This bike has a story. The problem I have with most old bikes is that they’ve either been abandoned and ignored or “restored” to better than showroom condition. Very few are in original usable condition.
Then there are bikes likes this one. The seller claims that the bike was built sometime between the 1910’s and the 1940’s. He then claims contradictoraly that he knows nothing about it and that “Everything is original from era.” That he knows nothing about it is much closer to the truth. The frame and drivetrain were not built much after 1910, if not before. However, the headlight was added 30 or 40 years later. I don’t know when that rear rack was built but it obviously was not designed for this bike. The tires, wheels with plastic reflectors, and bright yellow hand grips are right out of the 60’s.
From a pure collector’s point of view all that detracts from the “value.” For a bike geek like me though, all that is the value. Those upgrades tell a tale of a bike that has been well used for coming up on a hundred years.
I’m guessing that at some point its original owners laid it aside in a garage or barn. Some time later, when alternate transportation was required, due to the depression or WWII, the bike was made usable again. After what ever crisis it served through passed it was again idled, only to be resurrected again in the sixties, most likely as an ironic icon of simpler times.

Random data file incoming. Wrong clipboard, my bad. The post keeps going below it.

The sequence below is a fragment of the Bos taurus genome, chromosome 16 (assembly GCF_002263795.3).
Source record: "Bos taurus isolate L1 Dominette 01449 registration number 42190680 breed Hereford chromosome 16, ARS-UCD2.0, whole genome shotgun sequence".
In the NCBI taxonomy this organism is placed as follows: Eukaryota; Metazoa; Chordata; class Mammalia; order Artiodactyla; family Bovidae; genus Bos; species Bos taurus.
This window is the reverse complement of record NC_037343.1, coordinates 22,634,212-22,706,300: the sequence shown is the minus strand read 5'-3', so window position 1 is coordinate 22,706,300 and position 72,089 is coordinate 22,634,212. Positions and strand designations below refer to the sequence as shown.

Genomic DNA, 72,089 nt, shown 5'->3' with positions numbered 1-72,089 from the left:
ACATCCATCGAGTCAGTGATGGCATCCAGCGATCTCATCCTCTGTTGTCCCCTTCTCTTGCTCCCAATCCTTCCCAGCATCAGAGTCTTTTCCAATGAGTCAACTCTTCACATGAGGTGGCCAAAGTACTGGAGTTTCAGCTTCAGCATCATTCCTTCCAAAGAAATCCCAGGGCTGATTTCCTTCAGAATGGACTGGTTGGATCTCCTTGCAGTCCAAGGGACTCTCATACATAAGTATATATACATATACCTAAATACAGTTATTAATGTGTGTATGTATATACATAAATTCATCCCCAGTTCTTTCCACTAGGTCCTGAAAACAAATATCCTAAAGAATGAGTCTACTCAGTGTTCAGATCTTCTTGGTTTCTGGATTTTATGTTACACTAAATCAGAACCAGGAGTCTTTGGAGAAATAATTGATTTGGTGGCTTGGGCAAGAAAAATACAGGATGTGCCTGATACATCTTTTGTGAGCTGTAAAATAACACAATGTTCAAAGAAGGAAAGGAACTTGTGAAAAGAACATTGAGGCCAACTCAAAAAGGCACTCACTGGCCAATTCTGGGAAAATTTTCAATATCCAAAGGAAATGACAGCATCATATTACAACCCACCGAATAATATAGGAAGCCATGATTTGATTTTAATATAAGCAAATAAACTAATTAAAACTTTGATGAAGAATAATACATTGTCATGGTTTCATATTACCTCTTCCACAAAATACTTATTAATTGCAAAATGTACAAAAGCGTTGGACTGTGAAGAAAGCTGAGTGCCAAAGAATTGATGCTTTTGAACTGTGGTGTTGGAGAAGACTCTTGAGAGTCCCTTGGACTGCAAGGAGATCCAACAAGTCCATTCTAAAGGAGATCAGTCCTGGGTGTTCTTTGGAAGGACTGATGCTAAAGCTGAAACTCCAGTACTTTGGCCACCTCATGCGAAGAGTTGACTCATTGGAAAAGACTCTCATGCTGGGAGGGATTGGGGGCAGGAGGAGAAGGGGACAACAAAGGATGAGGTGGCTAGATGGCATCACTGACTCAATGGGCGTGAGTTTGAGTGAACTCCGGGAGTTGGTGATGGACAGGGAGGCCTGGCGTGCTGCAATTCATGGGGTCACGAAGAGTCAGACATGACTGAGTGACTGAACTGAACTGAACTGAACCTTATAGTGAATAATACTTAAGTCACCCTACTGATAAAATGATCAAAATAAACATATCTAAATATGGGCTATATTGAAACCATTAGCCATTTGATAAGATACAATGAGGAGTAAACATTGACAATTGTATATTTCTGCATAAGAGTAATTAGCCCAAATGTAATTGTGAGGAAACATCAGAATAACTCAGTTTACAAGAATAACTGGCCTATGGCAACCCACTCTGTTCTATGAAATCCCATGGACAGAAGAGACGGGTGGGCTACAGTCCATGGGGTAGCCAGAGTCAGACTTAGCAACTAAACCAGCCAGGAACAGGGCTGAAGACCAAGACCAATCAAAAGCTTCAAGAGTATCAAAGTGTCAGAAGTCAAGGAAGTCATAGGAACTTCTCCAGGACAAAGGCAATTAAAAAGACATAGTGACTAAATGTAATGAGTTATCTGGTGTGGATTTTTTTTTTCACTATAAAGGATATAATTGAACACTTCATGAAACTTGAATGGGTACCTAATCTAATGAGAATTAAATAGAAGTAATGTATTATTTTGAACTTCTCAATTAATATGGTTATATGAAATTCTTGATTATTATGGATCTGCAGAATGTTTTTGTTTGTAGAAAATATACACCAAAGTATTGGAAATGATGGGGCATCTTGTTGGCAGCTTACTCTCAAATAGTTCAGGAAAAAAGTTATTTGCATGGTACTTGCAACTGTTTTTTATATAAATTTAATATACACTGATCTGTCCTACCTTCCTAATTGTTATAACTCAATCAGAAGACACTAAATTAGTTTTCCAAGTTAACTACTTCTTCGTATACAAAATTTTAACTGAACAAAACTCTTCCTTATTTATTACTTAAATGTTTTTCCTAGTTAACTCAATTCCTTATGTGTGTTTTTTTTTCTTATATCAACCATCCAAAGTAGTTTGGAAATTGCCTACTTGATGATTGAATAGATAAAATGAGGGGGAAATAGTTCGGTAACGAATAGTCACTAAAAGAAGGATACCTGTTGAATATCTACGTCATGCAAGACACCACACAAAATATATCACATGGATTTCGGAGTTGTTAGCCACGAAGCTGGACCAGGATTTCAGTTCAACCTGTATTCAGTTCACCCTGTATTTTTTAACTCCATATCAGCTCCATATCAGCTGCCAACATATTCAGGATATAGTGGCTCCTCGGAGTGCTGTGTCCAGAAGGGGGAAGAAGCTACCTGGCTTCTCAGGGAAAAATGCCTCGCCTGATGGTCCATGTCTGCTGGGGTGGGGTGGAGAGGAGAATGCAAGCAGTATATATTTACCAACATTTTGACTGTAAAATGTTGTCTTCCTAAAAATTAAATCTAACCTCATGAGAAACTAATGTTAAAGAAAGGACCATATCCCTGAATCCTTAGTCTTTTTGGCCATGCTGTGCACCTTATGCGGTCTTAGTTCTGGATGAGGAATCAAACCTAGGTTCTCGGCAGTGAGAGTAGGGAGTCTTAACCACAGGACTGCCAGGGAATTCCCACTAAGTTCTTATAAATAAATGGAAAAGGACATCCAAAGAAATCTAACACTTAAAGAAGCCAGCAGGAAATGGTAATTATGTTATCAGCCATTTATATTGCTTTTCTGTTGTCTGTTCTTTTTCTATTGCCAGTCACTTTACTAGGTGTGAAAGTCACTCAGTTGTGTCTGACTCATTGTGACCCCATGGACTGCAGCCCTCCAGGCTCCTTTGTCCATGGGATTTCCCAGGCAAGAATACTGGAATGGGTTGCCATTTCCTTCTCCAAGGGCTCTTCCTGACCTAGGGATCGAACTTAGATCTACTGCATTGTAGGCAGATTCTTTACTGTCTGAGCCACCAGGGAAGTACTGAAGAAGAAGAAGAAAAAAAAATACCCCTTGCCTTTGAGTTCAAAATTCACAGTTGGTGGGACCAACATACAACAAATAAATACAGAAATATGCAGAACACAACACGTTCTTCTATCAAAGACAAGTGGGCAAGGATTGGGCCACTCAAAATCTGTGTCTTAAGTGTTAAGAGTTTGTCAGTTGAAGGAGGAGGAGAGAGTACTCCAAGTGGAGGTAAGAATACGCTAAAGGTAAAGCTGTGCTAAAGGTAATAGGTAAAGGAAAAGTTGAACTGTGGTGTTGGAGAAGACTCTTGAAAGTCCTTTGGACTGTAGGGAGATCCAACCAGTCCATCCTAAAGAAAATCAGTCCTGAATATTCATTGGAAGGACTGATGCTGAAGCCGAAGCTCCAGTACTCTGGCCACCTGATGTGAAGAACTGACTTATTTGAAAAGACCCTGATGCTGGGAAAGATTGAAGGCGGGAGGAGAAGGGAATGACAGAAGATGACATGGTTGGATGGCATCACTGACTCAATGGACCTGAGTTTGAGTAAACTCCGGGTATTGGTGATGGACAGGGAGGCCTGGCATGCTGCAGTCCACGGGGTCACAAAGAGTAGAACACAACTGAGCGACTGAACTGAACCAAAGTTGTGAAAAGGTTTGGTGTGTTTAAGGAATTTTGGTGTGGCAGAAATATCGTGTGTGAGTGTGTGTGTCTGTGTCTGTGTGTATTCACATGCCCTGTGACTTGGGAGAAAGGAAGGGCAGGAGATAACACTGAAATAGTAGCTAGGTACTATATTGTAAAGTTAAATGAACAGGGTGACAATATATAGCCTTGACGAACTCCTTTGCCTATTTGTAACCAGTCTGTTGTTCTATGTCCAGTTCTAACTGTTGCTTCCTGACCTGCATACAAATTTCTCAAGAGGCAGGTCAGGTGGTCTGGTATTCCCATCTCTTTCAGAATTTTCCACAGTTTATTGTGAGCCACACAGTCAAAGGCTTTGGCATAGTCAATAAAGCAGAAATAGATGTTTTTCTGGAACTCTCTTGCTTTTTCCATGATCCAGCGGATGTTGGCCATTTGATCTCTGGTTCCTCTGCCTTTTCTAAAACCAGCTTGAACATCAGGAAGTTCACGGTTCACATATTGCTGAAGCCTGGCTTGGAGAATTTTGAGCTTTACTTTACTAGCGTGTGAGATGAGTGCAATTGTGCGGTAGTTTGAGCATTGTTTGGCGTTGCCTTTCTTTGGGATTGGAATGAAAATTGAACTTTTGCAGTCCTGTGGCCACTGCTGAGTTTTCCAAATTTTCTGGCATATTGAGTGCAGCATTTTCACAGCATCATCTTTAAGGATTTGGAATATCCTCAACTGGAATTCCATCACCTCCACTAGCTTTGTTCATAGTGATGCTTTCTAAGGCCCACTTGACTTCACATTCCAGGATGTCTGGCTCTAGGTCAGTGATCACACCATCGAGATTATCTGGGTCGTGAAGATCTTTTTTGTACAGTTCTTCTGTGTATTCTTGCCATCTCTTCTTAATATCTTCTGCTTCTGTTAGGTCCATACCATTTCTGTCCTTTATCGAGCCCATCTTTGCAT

Unfortunately it then seems to have found it’s way into a museum. A terrible place for a machine with such a history.
One odd technical note. The bike’s two upper “triangles” are almost identical. I did an image search on the web and found no other tandem bike that has this feature.
Unfortunately I have no need for a tandem bike and I don’t think it needs me mechanically so I won’t be bidding. Hopefully it will find a good home where people will actually ride it.